Oe has been afflicted, and blessed, with a great theme that’s entirely his own—and has made it the cornerstone of an irresistibly compelling body of work.

Pub Date: March 1, 2001

ISBN: 0-8021-1710-4

Page Count: 272

Publisher: Grove

Review Posted Online: May 19, 2010

Kirkus Reviews Issue: Feb. 1, 2002

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HOUSE OF LEAVES

The story's very ambiguity steadily feeds its mysteriousness and power, and Danielewski's mastery of postmodernist and...

An amazingly intricate and ambitious first novel - ten years in the making - that puts an engrossing new spin on the traditional haunted-house tale.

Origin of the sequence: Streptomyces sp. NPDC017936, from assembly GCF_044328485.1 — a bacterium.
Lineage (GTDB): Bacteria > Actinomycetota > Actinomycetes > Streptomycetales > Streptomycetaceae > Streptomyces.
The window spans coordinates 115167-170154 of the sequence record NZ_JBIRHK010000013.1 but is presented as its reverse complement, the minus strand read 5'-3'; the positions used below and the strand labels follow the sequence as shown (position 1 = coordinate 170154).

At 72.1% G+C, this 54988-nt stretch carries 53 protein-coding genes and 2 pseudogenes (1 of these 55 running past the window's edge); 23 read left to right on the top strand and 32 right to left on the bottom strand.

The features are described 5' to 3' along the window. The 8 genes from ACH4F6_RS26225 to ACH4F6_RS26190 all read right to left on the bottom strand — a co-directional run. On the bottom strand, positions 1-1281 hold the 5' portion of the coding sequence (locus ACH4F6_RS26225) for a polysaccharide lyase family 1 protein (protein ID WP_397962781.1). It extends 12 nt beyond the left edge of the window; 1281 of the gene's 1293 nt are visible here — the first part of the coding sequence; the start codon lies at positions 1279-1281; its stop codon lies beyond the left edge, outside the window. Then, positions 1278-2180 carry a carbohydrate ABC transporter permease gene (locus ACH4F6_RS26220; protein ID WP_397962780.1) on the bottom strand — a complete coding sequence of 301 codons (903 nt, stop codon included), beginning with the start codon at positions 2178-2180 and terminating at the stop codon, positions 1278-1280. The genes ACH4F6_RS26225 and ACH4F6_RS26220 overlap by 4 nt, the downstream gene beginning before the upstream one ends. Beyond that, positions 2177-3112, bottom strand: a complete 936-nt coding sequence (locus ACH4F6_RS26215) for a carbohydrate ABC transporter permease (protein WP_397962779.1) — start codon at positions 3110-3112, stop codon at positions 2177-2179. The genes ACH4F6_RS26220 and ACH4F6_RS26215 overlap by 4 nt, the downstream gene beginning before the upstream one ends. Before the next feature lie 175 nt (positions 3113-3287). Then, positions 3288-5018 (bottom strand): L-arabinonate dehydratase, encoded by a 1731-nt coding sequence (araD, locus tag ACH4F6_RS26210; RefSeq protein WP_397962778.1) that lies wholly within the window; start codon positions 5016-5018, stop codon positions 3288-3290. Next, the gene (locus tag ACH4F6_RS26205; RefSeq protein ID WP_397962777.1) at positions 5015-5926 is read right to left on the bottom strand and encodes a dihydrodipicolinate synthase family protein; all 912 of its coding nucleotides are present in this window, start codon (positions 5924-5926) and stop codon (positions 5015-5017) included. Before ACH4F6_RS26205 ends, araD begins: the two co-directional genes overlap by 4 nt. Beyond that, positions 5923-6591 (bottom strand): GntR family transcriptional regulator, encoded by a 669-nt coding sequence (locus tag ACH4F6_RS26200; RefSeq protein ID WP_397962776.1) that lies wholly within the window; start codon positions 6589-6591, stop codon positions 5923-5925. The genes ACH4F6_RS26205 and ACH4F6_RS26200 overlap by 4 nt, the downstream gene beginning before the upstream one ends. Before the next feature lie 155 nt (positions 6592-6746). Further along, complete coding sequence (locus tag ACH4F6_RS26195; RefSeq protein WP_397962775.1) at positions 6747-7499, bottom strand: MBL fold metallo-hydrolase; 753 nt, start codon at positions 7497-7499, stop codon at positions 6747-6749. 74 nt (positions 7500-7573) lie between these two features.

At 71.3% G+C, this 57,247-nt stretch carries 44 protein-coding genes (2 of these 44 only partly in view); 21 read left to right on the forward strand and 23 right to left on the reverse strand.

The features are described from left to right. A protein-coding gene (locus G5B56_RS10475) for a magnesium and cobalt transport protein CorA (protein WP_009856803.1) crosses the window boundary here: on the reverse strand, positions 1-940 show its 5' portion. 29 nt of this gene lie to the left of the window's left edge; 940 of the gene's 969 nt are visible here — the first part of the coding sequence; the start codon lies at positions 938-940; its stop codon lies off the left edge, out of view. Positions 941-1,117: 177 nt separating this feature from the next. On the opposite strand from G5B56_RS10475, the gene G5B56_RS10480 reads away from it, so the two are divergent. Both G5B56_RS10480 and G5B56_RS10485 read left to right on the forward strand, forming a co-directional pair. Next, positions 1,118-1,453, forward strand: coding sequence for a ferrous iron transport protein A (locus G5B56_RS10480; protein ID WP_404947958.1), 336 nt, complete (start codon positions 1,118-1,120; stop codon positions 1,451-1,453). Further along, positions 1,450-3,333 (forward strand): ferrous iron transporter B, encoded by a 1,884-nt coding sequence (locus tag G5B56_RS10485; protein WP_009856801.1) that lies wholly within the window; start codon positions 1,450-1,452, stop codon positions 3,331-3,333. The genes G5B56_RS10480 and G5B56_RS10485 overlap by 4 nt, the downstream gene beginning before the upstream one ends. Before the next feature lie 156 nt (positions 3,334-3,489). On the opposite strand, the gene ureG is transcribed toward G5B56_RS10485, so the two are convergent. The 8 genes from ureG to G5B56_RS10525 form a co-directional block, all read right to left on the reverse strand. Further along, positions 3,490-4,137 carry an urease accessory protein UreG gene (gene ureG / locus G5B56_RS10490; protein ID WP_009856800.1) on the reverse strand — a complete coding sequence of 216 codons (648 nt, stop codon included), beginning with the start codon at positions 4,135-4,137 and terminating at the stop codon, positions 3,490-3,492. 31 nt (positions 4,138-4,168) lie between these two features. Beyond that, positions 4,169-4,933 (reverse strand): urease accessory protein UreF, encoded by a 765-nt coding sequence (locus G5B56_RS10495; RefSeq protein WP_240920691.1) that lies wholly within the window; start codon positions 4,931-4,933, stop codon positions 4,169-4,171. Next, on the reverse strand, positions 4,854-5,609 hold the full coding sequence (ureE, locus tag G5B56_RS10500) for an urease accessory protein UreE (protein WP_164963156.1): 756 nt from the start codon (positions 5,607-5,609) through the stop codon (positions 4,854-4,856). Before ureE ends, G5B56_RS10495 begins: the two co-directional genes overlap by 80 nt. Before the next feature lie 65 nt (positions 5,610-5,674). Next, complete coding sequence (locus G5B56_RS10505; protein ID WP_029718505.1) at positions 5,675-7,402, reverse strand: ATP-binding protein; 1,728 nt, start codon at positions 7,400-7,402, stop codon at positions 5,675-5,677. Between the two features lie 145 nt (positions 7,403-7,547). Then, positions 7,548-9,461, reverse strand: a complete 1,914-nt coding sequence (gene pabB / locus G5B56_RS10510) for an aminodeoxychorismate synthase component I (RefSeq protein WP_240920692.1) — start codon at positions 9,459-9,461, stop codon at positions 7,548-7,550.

Texts within texts, preceded by intriguing introductory material and followed by 150 pages of appendices and related "documents" and photographs, tell the story of a mysterious old house in a Virginia suburb inhabited by esteemed photographer-filmmaker Will Navidson, his companion Karen Green (an ex-fashion model), and their young children Daisy and Chad.  The record of their experiences therein is preserved in Will's film The Davidson Record - which is the subject of an unpublished manuscript left behind by a (possibly insane) old man, Frank Zampano - which falls into the possession of Johnny Truant, a drifter who has survived an abusive childhood and the perverse possessiveness of his mad mother (who is institutionalized).  As Johnny reads Zampano's manuscript, he adds his own (autobiographical) annotations to the scholarly ones that already adorn and clutter the text (a trick perhaps influenced by David Foster Wallace's Infinite Jest) - and begins experiencing panic attacks and episodes of disorientation that echo with ominous precision the content of Davidson's film (their house's interior proves, "impossibly," to be larger than its exterior; previously unnoticed doors and corridors extend inward inexplicably, and swallow up or traumatize all who dare to "explore" their recesses).  Danielewski skillfully manipulates the reader's expectations and fears, employing ingeniously skewed typography, and throwing out hints that the house's apparent malevolence may be related to the history of the Jamestown colony, or to Davidson's Pulitzer Prize-winning photograph of a dying Vietnamese child stalked by a waiting vulture.  Or, as "some critics [have suggested,] the house's mutations reflect the psychology of anyone who enters it."